• When Skype was installed: ~/.Skype/shared.lck
  • When Skype was most recently used by any user: ~/.Skype/
  • SKYPE-USER’s first login: ~/.Skype/SKYPE-USER/config.lck. If SKYPE-USER’s account was created on this computer, this will be the account creation date.
  • SKYPE-USER’s most recent login: ~/.Skype/SKYPE-USER/
  • SKYPE-USER’s most recent voice call: ~/.Skype/SKYPE-USER/call*.dbb
  • SKYPE-USER’s most recent chat: ~/.Skype/SKYPE-USER/chatsync/. The text of that chat is in the subdirectory that has the same timestamp.

Skype does not store passwords locally.

When a user logs in for the first time on any given Skype installation, his contact list is downloaded to the local machine. A contact’s avatar, however, is only downloaded when that contact is seen online for the first time. Thus the presence of a nondefault avatar indicates that SKYPE_USER has seen that contact online using that Skype installation.

The Skype client does not always show all chats. Chats older than six months seem most likely to be supressed. This online tool (Internet Explorer only) makes them visible. The developer warns “If you wish to retain the ACTUAL dates that a Skype chat had a last message “Activity”, don’t use this utility, because all your Skype chats will show today as the last time a message was sent after the utility is run.” Also see other tools in “Other Examples Done In Internet Explorer” at the bottom of the page.

Skype’s user search is poor and should not be relied upon. For example, neither searching for “foo” nor “bar” will reliably find the user “foobar”. Nor do the sort fields controls in the results window work reliably.

Skype claims to encrypt chat, voice, and video transmission, but given that Skype falsely claims to encrypt local logs, I am skeptical. In any case, traffic analysis works even through the encryption.

Skype allows the same user to be logged in on multiple computers simultaneously. Due to a bug, chats from the later-opened instance sometimes pop up on the first opened-instance, or chats on one instance pop up upon logging in to a new instance.

Users report that the Skype protocol compares your chat history against that of the person you are chatting with to make sure that no messages have been lost. Any missing messages on either end are shared between Skype instances. They also report that this behavior is intermittent and apparently cannot be forced manually.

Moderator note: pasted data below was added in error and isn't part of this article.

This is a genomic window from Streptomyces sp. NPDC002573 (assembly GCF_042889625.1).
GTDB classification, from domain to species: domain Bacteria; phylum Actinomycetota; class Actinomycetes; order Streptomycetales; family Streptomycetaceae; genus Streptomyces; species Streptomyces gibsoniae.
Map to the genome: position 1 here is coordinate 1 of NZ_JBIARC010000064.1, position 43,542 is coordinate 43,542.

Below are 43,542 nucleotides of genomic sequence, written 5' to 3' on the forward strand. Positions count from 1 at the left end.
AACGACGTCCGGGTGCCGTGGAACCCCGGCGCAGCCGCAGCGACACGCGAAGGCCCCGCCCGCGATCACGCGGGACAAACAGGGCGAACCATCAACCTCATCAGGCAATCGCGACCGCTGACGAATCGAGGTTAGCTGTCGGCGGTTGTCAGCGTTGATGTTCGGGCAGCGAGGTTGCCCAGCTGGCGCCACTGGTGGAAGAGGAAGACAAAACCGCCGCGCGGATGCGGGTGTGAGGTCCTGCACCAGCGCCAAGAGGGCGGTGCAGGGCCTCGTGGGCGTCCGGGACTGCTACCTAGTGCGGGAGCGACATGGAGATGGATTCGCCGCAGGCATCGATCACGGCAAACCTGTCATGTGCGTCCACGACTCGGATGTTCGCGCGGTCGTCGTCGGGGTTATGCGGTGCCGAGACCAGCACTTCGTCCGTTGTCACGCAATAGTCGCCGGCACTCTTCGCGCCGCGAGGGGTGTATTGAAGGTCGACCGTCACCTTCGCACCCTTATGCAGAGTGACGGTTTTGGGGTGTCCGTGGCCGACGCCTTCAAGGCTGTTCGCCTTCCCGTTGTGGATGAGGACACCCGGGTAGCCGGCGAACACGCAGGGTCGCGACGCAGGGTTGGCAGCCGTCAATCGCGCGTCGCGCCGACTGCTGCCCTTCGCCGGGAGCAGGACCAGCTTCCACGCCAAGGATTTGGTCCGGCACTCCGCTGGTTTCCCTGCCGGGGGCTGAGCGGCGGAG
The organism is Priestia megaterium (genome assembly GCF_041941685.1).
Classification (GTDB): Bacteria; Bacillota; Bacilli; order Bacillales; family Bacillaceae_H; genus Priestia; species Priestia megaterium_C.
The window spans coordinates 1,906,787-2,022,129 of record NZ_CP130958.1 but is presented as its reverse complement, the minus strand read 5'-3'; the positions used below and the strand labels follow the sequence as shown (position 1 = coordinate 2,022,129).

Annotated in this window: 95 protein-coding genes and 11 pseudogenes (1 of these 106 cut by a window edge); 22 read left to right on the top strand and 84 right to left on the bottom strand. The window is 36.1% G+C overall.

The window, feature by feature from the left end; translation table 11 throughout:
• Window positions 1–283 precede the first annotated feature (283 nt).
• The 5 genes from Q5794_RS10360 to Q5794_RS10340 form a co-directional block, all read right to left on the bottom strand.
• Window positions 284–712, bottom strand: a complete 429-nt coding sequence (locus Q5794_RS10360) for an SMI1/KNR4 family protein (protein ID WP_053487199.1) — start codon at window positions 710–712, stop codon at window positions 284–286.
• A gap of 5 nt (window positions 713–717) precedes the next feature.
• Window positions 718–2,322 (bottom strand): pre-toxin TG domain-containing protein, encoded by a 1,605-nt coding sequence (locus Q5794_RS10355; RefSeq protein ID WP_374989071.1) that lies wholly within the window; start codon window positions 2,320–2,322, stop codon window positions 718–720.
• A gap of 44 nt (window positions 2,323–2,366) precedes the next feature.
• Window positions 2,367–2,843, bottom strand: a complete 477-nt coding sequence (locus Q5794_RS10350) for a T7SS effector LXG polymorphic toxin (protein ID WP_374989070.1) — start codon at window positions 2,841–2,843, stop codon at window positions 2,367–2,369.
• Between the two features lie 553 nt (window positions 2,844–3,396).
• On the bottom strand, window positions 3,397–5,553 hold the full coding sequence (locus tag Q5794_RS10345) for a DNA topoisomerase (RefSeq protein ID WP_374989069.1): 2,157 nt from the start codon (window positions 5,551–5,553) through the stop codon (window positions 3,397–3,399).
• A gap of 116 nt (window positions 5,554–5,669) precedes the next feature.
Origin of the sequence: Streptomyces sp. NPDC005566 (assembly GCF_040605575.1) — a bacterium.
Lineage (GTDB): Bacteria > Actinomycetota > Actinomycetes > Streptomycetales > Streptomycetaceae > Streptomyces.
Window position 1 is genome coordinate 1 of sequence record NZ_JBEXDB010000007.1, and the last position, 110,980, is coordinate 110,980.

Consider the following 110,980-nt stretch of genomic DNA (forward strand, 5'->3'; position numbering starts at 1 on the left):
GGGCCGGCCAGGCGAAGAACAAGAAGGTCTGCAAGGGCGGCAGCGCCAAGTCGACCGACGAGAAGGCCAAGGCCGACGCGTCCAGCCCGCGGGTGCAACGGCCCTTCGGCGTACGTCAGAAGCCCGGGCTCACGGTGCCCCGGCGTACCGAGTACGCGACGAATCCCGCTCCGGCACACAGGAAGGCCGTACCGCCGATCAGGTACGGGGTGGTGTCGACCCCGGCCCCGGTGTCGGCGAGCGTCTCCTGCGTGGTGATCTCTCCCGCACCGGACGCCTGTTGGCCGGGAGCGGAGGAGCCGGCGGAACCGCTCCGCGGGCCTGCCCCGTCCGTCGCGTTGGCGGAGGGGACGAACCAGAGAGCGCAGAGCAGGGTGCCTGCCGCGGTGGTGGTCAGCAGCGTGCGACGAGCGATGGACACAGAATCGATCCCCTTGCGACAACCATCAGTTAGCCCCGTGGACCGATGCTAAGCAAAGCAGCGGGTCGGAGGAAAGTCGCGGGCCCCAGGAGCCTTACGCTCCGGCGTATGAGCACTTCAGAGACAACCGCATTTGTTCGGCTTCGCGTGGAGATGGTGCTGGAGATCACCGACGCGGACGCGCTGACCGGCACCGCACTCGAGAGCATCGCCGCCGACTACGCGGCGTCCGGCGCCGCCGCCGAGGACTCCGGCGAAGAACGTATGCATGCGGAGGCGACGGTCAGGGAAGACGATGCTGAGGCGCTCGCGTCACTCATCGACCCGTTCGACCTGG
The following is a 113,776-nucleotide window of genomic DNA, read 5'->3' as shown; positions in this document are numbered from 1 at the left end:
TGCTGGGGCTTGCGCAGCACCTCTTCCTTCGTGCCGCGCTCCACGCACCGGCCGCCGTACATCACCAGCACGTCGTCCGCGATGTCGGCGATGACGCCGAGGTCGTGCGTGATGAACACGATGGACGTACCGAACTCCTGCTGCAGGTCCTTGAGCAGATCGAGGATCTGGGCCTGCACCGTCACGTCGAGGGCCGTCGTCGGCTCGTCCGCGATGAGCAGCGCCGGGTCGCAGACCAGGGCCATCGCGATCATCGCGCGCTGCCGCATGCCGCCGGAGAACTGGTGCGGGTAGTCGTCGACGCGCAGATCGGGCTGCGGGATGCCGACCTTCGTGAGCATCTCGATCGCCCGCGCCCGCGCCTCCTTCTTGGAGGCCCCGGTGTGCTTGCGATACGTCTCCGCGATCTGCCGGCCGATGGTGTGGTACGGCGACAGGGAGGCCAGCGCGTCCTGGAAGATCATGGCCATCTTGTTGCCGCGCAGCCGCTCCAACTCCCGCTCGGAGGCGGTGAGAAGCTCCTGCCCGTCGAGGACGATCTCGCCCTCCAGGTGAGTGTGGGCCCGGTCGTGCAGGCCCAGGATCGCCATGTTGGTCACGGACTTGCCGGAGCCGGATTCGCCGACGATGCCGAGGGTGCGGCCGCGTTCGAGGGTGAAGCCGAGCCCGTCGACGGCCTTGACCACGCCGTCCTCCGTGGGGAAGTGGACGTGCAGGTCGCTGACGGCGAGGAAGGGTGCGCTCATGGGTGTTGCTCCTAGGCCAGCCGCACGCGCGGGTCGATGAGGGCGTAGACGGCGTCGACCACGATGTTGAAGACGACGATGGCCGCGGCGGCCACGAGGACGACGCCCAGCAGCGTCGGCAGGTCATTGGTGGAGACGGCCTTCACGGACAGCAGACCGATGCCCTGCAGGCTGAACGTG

As is the case with any forensic work, be careful to preserve timestamps when you copy files. In Windows, robocopy preserves timestamps on files by default and can optionally preserve timestamps on directories. For example, this copies the current Windows user’s Skype directory to the current directory, preserving file and directory timestamps, suppresses stdout and stderr, and logs the operation:

robocopy "%appdata%\Skype" skype /copy:DT /dcopy:T /e /np /log:skype_log.txt /r:1 /w:1 >nul 2>&1

In Linux, the cp command preserves timestamps if used with the -a option. For example, this copies a Skype directory from a mounted storage device to a Linux box:

cp -a /media/SOURCE-DEVICE/skype /path/to/destination

Skype Extras contains a (very) few forensically useful items hidden among the dross
There are Skype-related projects at Ohloh and SourceForge
Skype-related applications at Softlandmark
There are applications for recording Skype audio and video


About Warren Post

So far: Customer support guy, jungle guide, IT consultant, beach bum, entrepreneur, teacher, diplomat, over-enthusiastic cyclist. Tomorrow: who knows?
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4 Responses to Skype forensics

  1. anonymous says:

    Ares writes:Thanks a lot for this documentation!I have tried to read the chatsync filed using the reader from, but without success. I only get a list of files, but no actual messages. It seems that these files are completely binary, with only the names of the conversation partners in readable ASCII. Is it possible that the file format has changed?I could successfully read tha main.db using sqlite. However, it does not contain messages which were deleted by the sender. Is there any way to recover these messages, either from parts of the main.db which have been marked as "deleted" (and thus don't show up in the database view) or from the (apparently binary) chatsync files?

  2. wpost says:

    The last time I revisited this issue, April 2013, I was able to successfully extract text from chatsync files using the Linux command strings. If I recall correctly, those files were created using the then-latest stable versions of Skype for Linux and Windows, but I'm afraid I didn't document the version numbers. I should start doing that, because as you say, file formats may change.That was a good idea you had to use sqlite to inspect main.db. Next time I revisit this issue I'll give it a try. I'm no database guru, so I'm afraid I don't know how to get around parts being marked as deleted. All I can think of is a workaround — get your hands on a backup of main.db that predates the sender's having deleted the messages of interest. Expanding on this, that sounds like a good reason to add at least main.db (better, all of Skype's configuration and user files) to your regular backup set.

  3. tcikoritys says:

    Just tried this on full disk backup images from a few years ago. These were Gentoo and Debian partitions. Everything is there as expected, except main.db. I know I wouldn’t have deleted it. Could there be some other way Skype for Linux wrote chat history?

    • Warren Post says:

      That’s odd. I don’t recall seeing an installation without main.db, and I am unaware of whether or not there have been versions of Skype that could have not produced this file. If you find the answer to this riddle, please write back, as you have made me curious.